The Herrick Company, Inc., through its affiliates, including NDLX Health Sciences, LLC and AILNH, LLC invests in the health sciences, including but not limited to biotechnology and medical device companies.
NDLX Health Sciences (NDLX) was founded to develop technologies and techniques that can enhance endogenous regenerative processes with a focus on improving healthy aging and longevity. The company collaborates with experts and institutions to ultimately move the most effective technologies and techniques into the clinic.
The company is funded by its founder, Mr. Norton Herrick, Chairman/CEO, who has assembled a group of highly accomplished clinicians, researchers and MedTech business people. Included in that group are Thomas Rando, MD, Ph.D., Deputy Director at Stanford Center on Longevity, Stanford University; Linda S. Sher, MD, Professor of Clinical Surgery and Director of Clinical Research in the Division of Hepatobiliary Surgery and Abdominal Organ Transplantation at Keck School of Medicine of USC; and David Sinclair, Ph.D., A.O., Professor in the Department of Genetics and co-Director of the Paul F. Glenn Center for the Biology of Aging at Harvard Medical School.
NDLX is currently engaged in research programs with USC and a division of Charles River Laboratories in Finland looking at a variety of areas that can enhance endogenous regenerative processes. The Company is also involved in new product development.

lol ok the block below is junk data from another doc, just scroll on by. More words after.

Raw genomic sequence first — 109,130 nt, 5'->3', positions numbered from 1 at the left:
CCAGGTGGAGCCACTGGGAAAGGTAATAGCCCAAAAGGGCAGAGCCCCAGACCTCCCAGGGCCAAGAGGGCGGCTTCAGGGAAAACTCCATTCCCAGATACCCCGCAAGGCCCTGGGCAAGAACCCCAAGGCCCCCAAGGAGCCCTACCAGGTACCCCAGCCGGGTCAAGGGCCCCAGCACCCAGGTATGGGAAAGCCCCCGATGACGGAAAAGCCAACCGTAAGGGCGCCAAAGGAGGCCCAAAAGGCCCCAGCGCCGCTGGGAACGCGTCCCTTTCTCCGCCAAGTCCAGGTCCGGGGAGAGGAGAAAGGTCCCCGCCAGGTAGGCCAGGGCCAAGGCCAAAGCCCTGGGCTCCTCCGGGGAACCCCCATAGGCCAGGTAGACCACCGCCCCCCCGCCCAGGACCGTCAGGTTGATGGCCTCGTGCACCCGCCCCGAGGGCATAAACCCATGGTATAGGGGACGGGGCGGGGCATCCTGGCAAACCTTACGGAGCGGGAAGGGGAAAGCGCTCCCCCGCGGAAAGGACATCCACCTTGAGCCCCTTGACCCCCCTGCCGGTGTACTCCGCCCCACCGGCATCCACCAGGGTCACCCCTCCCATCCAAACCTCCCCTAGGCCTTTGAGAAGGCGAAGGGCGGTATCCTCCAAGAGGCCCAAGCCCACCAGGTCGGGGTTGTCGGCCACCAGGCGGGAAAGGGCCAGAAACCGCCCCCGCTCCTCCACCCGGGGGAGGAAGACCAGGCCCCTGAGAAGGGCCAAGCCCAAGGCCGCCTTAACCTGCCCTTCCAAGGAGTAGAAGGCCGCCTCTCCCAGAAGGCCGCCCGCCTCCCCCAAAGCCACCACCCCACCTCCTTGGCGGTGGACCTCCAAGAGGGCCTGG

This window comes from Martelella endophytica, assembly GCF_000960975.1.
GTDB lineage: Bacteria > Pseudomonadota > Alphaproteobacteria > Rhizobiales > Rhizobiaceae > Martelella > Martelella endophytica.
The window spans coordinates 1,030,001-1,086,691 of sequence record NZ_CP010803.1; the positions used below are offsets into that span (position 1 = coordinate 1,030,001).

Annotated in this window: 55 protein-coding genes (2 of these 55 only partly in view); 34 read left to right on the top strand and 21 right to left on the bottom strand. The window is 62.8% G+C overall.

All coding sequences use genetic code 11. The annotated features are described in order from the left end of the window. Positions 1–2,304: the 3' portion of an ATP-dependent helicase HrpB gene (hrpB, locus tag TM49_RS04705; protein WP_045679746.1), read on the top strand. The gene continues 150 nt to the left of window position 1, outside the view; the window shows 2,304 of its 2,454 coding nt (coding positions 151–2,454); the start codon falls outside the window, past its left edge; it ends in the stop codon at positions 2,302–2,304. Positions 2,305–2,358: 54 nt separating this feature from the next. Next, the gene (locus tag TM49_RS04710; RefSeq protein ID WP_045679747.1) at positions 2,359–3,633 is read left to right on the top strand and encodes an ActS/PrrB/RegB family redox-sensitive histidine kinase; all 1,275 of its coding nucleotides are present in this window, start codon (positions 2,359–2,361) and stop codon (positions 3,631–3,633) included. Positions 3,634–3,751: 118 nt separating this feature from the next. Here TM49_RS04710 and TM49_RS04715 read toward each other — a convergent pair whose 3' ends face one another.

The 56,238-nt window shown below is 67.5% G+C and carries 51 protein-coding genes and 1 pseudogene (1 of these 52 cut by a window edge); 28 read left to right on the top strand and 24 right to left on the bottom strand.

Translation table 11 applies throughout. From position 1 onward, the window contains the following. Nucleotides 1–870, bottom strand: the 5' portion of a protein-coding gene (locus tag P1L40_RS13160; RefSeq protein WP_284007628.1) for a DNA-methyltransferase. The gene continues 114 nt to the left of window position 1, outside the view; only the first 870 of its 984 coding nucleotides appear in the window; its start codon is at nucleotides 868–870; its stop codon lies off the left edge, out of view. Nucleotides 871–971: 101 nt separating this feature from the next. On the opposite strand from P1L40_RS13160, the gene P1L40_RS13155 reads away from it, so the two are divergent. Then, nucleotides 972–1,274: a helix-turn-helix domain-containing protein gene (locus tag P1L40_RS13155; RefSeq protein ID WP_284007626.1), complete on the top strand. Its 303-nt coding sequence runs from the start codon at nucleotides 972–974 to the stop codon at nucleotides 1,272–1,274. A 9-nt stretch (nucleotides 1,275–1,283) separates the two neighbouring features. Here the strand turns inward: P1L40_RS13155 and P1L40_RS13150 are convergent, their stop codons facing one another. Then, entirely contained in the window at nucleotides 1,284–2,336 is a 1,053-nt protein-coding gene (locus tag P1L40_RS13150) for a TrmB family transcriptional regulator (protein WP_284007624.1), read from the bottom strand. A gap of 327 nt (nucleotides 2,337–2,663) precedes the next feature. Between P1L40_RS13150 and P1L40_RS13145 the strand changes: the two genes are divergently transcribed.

AILNH, LLC was founded to develop a device platform (IVAEDTM) to address the problems associated with air getting introduced into IV lines. These include alarm fatigue, air embolisms and strokes resulting from PFO:
Alarm Fatigue: Both nurses and patients experience alarm fatigue. It takes nurses 10 or more minutes to remove air and turn off the alarm. Patient sleep, rest, and recovery is disrupted by alarms.
- Alarm Fatigue topped the ECRI 2017 Patient Safety List
- Alarm Fatigue and health IT woes were The Joint Commission’s #6 Patient Safety Goal for 2018
- Society of Technology in Anesthesia study showed 19 out of 20 hospitals ranked alarm fatigue as a top patient safety concern
Air Embolisms “Never Event Classification”: Patient death or serious injury associated with intravascular air embolism that occurs while being cared for in a health care setting is classified as a “never event.” As such, all costs (and liability) associated with an air embolism are not covered by CMS. There is also the belief that even small amounts of air that would not normally cause an air embolism may be responsible for a large number of undiagnosed ischemic strokes resulting from PFO’s in adults (about 25-30% have this condition). The cost to treat an air embolism was estimated by one major industry player (Braun) to be $57,000. Litigation and award costs can be in the $ millions.
Extensive engineering/bench testing has been conducted validating the effectiveness of IVAED to eliminate all air introduced into IV lines under all conditions. The company is sponsoring clinical research at both Keck Hospital (USC) and University of Miami Hospital with the Keck trial scheduled to begin in January 2020. The annual global market for IV tube sets and pumps is over $40 billion. The cost of goods for our device “IVAEDTM” is about $0.01.